TY - JOUR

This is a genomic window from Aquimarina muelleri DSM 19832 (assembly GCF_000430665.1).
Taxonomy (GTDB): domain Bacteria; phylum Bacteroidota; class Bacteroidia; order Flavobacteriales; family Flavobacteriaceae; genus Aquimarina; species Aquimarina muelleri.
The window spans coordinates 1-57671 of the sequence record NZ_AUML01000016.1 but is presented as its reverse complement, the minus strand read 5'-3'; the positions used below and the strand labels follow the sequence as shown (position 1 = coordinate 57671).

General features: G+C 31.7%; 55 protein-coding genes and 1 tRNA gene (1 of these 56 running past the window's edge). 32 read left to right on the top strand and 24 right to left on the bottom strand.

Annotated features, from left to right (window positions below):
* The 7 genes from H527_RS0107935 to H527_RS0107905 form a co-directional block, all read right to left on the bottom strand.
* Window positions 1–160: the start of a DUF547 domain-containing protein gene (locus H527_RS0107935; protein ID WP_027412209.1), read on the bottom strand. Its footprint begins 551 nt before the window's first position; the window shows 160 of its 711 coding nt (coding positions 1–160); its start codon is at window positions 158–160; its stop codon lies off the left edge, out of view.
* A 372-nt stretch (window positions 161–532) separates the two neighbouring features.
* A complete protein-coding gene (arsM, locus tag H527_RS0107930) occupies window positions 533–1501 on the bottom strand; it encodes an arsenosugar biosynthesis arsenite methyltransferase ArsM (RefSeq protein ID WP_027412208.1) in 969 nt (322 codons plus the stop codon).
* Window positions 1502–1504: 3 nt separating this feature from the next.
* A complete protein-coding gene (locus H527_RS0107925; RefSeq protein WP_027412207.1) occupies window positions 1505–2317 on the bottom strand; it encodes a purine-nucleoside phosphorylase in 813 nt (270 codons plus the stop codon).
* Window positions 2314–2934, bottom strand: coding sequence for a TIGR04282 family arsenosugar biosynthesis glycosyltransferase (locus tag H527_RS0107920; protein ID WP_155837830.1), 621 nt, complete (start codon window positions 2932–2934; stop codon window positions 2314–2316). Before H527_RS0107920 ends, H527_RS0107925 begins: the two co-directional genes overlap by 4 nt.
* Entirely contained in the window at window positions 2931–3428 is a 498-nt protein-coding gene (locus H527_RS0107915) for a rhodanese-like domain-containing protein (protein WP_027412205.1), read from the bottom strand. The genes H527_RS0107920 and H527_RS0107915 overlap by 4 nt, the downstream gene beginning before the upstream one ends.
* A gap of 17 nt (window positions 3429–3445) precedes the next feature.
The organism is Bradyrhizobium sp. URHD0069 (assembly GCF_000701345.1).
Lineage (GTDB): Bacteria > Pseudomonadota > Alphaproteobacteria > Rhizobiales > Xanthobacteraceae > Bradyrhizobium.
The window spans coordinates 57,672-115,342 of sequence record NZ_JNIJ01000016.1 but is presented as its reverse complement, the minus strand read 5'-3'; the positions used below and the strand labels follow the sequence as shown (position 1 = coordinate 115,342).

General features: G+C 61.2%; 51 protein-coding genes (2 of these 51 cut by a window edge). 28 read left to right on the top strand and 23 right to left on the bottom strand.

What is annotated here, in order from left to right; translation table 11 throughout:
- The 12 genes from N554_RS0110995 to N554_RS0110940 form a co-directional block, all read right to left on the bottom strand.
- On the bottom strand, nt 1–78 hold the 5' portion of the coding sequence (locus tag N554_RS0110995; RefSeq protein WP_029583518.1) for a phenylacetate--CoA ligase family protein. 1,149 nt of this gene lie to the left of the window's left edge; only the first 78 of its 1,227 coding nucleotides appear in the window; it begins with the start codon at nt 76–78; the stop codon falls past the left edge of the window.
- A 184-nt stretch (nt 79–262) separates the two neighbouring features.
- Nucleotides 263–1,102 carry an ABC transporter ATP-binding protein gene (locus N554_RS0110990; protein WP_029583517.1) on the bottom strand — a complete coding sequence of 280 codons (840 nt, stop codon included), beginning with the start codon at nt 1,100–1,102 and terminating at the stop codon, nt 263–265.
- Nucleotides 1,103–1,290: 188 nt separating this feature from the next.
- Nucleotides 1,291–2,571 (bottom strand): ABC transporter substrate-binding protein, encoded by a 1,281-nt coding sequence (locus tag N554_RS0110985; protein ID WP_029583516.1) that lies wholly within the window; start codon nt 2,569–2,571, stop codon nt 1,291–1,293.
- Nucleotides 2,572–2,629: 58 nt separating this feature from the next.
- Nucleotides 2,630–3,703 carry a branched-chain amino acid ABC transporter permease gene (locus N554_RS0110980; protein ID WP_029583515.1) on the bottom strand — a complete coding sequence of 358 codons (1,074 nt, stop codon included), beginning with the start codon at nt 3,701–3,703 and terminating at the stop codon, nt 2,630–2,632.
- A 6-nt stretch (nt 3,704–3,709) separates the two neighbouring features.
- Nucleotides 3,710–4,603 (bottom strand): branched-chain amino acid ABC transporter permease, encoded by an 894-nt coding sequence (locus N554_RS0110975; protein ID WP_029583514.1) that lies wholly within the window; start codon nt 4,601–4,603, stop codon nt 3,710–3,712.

AB - Abstract This article explores the premium for bearing the variance risk of the VIX index, called the variance-of-variance risk premium. I find that during the sample period from 2006 until 2014 trading strategies exploiting the difference between the implied and realized variance of the VIX index yield average excess returns of − 24.16% per month, with an alpha of − 16.98% after adjusting for Fama–French and Carhart risk factors as well as accounting for variance risk (both highly significant). The article provides further evidence of risk premium characteristics using corridor variance swaps and compares empirical results with the predictions of reduced-form and structural benchmark models. The heteroskedasticity of equity index returns is one of the most prominent stylized facts in the finance literature. Empirical and theoretical studies over the last decades have investigated the effects of stochastic volatility on a wide range of financial applications such as derivative pricing or investment decisions (see, for instance, Bakshi, Cao, and Chen, 1997; Liu and Pan, 2003). The random nature of variance also raises the question whether investors demand a premium for holding variance-sensitive assets. By comparing the prices of synthetic variance swaps with realized variances, Carr and Wu (2009) conclude that the market demands a significant premium for bearing the variance risk of S&P 500 index returns. Following this important finding, theoretical as well as empirical studies have contributed substantially to the understanding of higher-order risk, related premia, and their wider economic implications (see, for instance, Neuberger, 2012; Kozhan, Neuberger, and Schneider, 2013; Martin, 2013; Bondarenko, 2014). As a consequence of the importance of stochastic volatility for market participants, the VIX index (published by CBOE1) has become a major benchmark in the finance industry as well as in academic research. The index can be interpreted as a measure of option-implied volatility of S&P 500 index returns and also serves as an approximation of 30-day variance swap rates (CBOE, 2009). The VIX is not a traded instrument, but to provide investors with direct access to volatility risk, futures and options on the VIX index have been successfully launched in 2004 and 2006, respectively. VIX options also provide investors with exposure to the volatility of the VIX process.2 Empirical findings in Mencía and Sentana (2013) suggest that this volatility-of-volatility (henceforth, vol-of-vol) is time-varying and an important risk factor in explaining the market prices of VIX options. Kaeck and Alexander (2013) model the variance of the VIX process directly and show that such feature is also important for explaining many time-series properties of the index. Baltussen, van Bekkum, and van der Grient (2014) find that vol-of-vol calculated from implied volatility measures is a predictor of future stock returns. In this article, I study the so-called variance-of-variance risk premium (VVP) which is defined as the difference between the (ex ante) risk-neutral variance and the (ex post) realized variance of the VIX index over a specified time horizon.3 Such analysis is important for at least two reasons: first, it provides empirical evidence whether investors demand risk premia related to the variability of the VIX index, and such results may serve as an important reference for market participants exposed to vol-of-vol risk. Second, option pricing applications require an understanding of whether such a premium exists in the market. Recent research in this strand of the literature is based on the assumption that no such risk premia exist (see Mencía and Sentana, 2013). In calculating model-free risk premia, this article follows recent theoretical developments in the definition of realized variance and builds on a framework that is free of jump and discretization biases (for a detailed discussion, see Neuberger (2012) and Bondarenko (2014)). Using option data from April 2006 until August 2014, I find that the difference between the implied and realized variance of the VIX is significant and investment strategies designed to exploit this yield an average monthly return of −24.16%. More than three-quarters of this return cannot be explained by standard risk factors, culminating in a highly significant alpha of −17.78% to −16.98% per month, depending on the exact model specification.4 Following this main result, various aspects of the VVP are explored in more detail: What drives the VVP? Is there a term structure of variance-of-variance risk? How does the VVP compare to other VIX option strategies? What is the relationship between the variance risk premium (VP) and the VVP? To study the first question, I investigate the explanatory power of standard asset pricing risk factors and find that the market return exhibits the highest explanatory power (with a highly significant and negative effect). The momentum and size factors have no significant relationship with VVP returns, whereas the book-to-market factor can explain some of the return variation. After controlling for variance risk, market index returns become insignificant, whereas the regression alpha remains unaltered. I then follow ideas in Andersen and Bondarenko (2010) and dissect the realized variance into up-variance and down-variance measures. Empirical results indicate that monthly risk premia are statistically significant, independent of whether the variance was accumulated in an up or down corridor. Up-variance trades provide a lower monthly return of −30.73% whereas the down-variance contributes only −15.00%, both statistically significant. Alphas for these trades are also significant with values between −21.30% and −16.65%. Interestingly, the explanatory power of standard risk factors differs markedly, with an R2 of only 6% during periods of stagnant volatility compared to almost 60% during periods of upward moving volatility. To address the second question, I study the return of VVP investment strategies over different holding periods and find that the return of a monthly variance-of-variance contract is indistinguishable from the holding period return of trades with a 2-, 3-, or 4-month horizon, all yielding holding period returns of less than −20%. Interestingly, standard equity risk factors show a stronger relation to longer-term investments, providing evidence that short-term variance-of-variance risk premia provide more market-independent sources of risk. To understand the contribution of the variance risk along the term structure, I study the return of option trading strategies that liquidate longer-term investments early, and hence are designed to depend on the realized variance of longer-term VIX futures prior to their maturity. While I do not find any significant alpha for such investment strategies, returns on these investments are measured with considerable noise which may have an adverse effect on the power of these tests. How compatible are these empirical findings with the prediction of standard option pricing models? To address this questions, I show that the size and sign of the monthly premium can be generated in extensions of VIX option pricing models introduced in Mencía and Sentana (2013) and Bardgett, Gourier, and Leippold (2013). Reconciling variance and variance-of-variance risk premia in a single model requires the separation of volatility and vol-of-vol risk. I provide new evidence on model specifications that allow to model both empirical features simultaneously. Finally, I compare VVP trades with two other sets of option strategies. First, I compare VVP to other simple VIX option trades such as selling out-of-the-money (OTM) options or at-the-money (ATM) straddles. While some of these have high absolute returns over the sample period, I find no evidence that any of these returns are significantly different from zero or exhibit significant alphas. This provides not only insights into the nature of variance risk but also shows that VVP contracts may be interesting trading strategies for VIX option investors. In addition, this article compares the VVP with the variance risk premium implied in S&P 500 index options. VVP investments provide interesting return characteristics beyond those of the variance risk premium of S&P 500 index returns. The remainder of the article is structured as follows: Section 1 presents the methodological framework and Section 2 introduces the dataset. The main empirical results are provided in Section 3, and model-based evidence of VVP is presented in Section 4. Section 5 concludes. 1. Methodology The variance risk premium is defined as the difference between the realized variance of a financial instrument and its (ex ante) risk-neutral expectation. A significant difference between these two variance measures indicates that investors require a risk premium to hold variance-sensitive assets. A large body of literature examines such risk premia by employing high-frequency returns and an approximation of the risk-neutral characteristic that ignores jump risk (see Carr and Wu, 2009). Following Neuberger (2012) and Bondarenko (2014), the realized variance over a partition Π={t=t0<…Bu−2 log xifx∈[Bd,Bu]2×(− log Bd−xBd+1)ifxK ( Ft,T